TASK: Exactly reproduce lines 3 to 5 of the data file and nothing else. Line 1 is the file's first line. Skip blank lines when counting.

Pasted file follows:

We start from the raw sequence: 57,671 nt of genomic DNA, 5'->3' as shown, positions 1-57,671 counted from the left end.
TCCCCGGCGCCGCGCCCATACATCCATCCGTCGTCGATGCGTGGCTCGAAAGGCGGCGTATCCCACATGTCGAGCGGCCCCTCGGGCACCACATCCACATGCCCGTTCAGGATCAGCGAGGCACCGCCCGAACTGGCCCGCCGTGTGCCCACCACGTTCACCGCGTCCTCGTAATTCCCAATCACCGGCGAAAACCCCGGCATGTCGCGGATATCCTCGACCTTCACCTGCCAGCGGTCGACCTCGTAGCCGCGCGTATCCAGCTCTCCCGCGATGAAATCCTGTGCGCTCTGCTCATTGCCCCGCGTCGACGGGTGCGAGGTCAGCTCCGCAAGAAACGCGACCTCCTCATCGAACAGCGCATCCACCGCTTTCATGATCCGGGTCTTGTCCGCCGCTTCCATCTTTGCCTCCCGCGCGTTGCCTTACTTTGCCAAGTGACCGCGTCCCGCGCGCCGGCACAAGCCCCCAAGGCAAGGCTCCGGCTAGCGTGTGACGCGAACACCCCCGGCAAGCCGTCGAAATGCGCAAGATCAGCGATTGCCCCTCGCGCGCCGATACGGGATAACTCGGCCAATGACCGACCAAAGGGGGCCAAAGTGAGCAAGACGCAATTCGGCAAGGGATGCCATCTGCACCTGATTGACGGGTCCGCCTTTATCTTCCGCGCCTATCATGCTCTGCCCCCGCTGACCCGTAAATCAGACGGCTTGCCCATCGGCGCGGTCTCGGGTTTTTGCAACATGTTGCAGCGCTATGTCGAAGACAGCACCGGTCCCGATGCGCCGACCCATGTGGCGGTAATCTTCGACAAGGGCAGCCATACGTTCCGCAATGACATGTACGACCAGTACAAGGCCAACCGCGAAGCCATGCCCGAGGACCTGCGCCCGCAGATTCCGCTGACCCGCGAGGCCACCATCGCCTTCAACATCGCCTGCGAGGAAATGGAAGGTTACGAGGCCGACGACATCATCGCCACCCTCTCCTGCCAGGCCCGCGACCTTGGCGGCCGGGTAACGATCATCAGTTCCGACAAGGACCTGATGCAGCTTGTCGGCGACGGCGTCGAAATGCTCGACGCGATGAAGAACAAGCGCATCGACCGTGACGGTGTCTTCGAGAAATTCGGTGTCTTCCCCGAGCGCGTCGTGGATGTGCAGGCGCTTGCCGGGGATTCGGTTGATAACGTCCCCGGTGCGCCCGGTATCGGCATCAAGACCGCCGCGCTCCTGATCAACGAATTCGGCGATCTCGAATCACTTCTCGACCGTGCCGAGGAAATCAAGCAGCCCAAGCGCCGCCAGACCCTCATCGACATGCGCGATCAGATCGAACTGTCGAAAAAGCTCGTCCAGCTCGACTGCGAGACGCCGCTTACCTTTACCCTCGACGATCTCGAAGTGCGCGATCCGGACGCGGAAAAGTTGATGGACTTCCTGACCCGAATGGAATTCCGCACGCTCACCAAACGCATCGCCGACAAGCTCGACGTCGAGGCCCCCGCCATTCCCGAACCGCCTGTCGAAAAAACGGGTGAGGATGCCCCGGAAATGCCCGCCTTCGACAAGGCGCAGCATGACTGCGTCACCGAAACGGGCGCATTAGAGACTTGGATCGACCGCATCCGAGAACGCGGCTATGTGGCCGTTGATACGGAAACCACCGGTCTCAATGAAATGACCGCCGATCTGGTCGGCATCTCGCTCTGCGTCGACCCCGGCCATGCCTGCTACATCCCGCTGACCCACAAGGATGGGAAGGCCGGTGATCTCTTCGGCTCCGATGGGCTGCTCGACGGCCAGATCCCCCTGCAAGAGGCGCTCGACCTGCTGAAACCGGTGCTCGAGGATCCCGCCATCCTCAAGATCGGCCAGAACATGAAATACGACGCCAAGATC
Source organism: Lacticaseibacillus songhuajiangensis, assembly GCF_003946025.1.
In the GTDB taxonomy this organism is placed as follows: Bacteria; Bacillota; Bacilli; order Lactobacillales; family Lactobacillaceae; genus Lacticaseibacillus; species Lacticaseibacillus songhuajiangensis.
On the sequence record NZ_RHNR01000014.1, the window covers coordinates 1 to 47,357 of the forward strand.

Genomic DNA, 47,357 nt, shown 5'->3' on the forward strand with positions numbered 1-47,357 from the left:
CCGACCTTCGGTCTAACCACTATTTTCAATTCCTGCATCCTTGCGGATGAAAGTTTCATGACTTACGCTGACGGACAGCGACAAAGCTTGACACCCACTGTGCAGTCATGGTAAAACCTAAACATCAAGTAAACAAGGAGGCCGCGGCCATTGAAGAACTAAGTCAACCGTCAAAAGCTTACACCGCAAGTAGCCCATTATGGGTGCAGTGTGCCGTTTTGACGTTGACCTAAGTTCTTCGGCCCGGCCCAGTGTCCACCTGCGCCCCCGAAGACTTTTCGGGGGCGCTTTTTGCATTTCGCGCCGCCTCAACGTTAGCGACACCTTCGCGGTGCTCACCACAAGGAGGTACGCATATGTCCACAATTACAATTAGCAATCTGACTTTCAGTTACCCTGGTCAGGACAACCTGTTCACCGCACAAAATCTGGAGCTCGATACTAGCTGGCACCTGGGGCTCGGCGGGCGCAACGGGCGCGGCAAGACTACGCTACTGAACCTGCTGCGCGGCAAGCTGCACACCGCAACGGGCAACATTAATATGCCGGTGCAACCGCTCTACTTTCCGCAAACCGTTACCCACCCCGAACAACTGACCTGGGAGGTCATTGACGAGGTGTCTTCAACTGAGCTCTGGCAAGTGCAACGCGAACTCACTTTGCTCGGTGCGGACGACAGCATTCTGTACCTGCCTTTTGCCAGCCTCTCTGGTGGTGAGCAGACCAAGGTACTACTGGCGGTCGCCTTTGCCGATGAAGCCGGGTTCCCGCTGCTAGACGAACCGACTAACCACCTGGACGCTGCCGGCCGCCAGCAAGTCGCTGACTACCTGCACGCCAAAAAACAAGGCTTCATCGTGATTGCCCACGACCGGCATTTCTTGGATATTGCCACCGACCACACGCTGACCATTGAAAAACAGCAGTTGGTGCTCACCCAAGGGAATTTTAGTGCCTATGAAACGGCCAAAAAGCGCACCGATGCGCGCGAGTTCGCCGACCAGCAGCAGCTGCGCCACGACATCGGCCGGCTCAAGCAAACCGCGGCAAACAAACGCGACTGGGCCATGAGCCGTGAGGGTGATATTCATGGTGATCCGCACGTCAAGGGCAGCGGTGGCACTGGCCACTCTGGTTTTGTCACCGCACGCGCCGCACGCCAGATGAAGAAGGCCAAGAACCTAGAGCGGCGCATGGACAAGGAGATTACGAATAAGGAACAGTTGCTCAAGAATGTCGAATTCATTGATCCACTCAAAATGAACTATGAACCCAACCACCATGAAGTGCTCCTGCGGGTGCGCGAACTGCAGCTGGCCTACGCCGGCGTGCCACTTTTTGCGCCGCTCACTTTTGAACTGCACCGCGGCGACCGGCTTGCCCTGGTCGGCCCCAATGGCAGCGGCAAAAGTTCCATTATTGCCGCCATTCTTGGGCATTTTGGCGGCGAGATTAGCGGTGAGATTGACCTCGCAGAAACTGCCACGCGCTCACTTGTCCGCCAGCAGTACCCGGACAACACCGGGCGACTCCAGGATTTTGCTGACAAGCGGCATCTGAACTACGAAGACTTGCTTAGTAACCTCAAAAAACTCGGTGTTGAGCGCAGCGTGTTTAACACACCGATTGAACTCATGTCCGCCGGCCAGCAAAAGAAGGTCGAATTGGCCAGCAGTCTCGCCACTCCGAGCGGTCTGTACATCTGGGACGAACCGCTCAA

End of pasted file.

Source organism: Lacticaseibacillus songhuajiangensis, assembly GCF_003946025.1.
In the GTDB taxonomy this organism is placed as follows: Bacteria; Bacillota; Bacilli; order Lactobacillales; family Lactobacillaceae; genus Lacticaseibacillus; species Lacticaseibacillus songhuajiangensis.
On the sequence record NZ_RHNR01000014.1, the window covers coordinates 1 to 47,357 of the forward strand.